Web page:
A number of high profile, highly-placed executives have been lambasting their former employers in the press, among them software engineer James Whittaker, who posted on an official Microsoft blog how Google+ has decimated the company, dismantling innovation and entrepreneurship in favor of a failing attempt to clone Facebook.
Yet the most damaging of all was Greg Smith, who leveled a volley of damaging accusations in The New York Times at his former employer Goldman Sachs, accusing them of a bottom-line mentality bereft of “moral fiber” that sacrificed the best interests of its vast client base (who are internally referred to as “muppets“). These public slaps in the face to former employers seem to be growing in popularity, but does the employee-writer-publicizer actually gain any advantage or is it counter-productive to the rest of their careers?
Very Few Lessons Learned from Lehman’s Implosion
A twelve year veteran of Goldman Sachs, the former Executive Director (similar to Vice President) Smith provided a troubling insight into the behind the scenes world of Wall Street and the generally dismissive attitude that these firms have for the customers who provide their very livelihood. In his article, Smith claimed that Goldman Sachs employees scoffed at the intelligence of clients who were eagerly purchasing financial instruments that the firm heavily promoted in order to unload them. Smith’s revelations are not entirely new, as Mark Dempsey’s Robbing You Blind and Fred Schwed’s Where Are The Customers’ Yachts? provide a number of disquieting examples of how the single minded pursuit of profits at all costs trumps the imperative to look after the customers’ best interests in a broad range of top financial firms.
It seems that very few lessons were learned in the executive suite by the Lehman Brothers’ greed-driven implosion and the rest of Wall Street’s shenanigans which plummeted the entire world into a nasty, stubborn, long-lasting recession. Smith’s letter drew considerable fire against Goldman Sachs, but a roughly equal amount of vitriol against him and his motives. It was especially telling that his resignation to the firm was tendered exactly 15 minutes before his article conveniently appeared on The New York Times’ website.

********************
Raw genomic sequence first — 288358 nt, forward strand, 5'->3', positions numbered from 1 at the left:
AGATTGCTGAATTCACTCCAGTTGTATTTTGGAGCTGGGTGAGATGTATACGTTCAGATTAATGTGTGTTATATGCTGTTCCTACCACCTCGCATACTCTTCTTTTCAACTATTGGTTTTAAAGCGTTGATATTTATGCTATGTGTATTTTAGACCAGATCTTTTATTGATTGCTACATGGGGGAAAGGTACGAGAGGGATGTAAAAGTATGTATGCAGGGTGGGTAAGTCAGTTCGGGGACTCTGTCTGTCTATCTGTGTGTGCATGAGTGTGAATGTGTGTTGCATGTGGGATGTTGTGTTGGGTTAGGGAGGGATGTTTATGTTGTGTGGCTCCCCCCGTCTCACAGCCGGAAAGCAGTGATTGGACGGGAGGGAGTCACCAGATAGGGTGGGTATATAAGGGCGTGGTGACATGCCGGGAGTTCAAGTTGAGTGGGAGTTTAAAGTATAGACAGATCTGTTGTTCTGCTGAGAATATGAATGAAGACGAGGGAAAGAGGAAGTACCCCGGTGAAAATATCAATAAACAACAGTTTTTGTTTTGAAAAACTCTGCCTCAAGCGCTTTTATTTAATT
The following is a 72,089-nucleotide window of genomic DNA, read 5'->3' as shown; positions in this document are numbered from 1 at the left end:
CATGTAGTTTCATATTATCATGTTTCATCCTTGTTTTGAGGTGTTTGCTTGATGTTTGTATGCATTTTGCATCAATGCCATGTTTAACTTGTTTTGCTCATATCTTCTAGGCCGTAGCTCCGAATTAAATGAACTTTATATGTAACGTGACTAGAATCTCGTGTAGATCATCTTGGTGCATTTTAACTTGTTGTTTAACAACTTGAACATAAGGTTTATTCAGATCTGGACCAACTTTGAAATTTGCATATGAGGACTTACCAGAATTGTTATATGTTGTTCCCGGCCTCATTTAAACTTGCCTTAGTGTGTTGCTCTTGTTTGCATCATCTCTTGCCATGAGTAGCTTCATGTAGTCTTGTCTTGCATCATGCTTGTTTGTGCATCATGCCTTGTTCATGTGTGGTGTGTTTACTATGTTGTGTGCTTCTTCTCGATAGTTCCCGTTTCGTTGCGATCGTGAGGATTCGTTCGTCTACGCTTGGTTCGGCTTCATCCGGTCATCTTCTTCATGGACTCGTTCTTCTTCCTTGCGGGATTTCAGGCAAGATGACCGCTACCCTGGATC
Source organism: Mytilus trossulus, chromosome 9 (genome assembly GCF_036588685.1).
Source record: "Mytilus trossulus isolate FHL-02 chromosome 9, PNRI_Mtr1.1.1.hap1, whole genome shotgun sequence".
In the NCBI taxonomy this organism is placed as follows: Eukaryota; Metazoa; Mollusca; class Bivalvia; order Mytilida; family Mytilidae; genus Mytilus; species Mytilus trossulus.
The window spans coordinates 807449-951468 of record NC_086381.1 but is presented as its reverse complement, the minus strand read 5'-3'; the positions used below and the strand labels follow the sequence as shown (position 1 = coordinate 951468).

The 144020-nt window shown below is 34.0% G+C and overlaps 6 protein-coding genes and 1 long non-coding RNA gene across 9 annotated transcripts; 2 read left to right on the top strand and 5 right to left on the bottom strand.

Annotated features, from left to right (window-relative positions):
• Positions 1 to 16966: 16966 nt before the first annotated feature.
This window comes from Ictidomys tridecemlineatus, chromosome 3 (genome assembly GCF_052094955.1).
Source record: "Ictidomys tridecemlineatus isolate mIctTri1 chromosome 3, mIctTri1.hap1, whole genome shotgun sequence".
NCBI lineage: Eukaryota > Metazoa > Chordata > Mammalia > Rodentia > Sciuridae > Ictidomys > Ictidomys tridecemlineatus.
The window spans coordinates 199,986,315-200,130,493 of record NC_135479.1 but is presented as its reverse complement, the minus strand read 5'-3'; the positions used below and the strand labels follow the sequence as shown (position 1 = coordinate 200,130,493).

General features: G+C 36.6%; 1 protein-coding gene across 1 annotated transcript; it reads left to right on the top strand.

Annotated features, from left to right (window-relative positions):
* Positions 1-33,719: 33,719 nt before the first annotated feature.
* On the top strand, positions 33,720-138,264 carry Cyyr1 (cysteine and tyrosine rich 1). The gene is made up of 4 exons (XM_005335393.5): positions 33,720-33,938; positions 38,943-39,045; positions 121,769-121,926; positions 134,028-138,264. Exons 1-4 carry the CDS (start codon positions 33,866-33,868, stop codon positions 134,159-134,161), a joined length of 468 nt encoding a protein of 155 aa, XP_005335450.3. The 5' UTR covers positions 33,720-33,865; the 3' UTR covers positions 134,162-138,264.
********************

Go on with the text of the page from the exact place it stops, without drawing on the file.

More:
Hollywood Loves Whistleblowers
The world loves whistleblowers, as the popularity of Hollywood movies about them has proven:
- The Insider
- The Informant
- Erin Brockovich
- All The President’s Men
- Enron: The Smartest Guys In The Room
These stories have collectively earned hundreds of millions of dollars at the box office and have become firmly embedded in the public consciousness. The whistleblower is usually cast as a saintly figure who is martyred for the cause, but unabatedly continues on their sacred quest to publicly unmask the corporate evil-doers and save the world from their greedy schemes.
Fame Drives Public Revelations
Fame and notoriety may be a powerful driving force behind these public revelations, but there may be a number of other and equally strong motivations. One of these has to undoubtedly be a pure and positive form of altruism as after all, the whistleblowers are members of communities as well, with friends, family and children that may be victimized by these firms unless their noxious strategies are unraveled. On the flip side, it may be a play for a more prominent, lucrative or more high-profile position at a competitor of their former employer. It was not lost on many observers that Whittaker’s Google-bashing did not occur on a personal blog but on an official site of the Googleplex’s mortal enemy Microsoft.
The more cautious and wise corporate old hands may advise individuals leaving firms to not burn their bridges, and that may have been the preferred procedure in an earlier age. Kicking your former employee in their very public shins may be seen as a great way to obtain career advancement with a competitor, as long as they are not worried that history will repeat itself and their own dirty laundry will soon be aired. For the average Joe just looking to move on to a new company, high profile or no, it might be wise to stay civil, lest others start looking around for more stones to throw.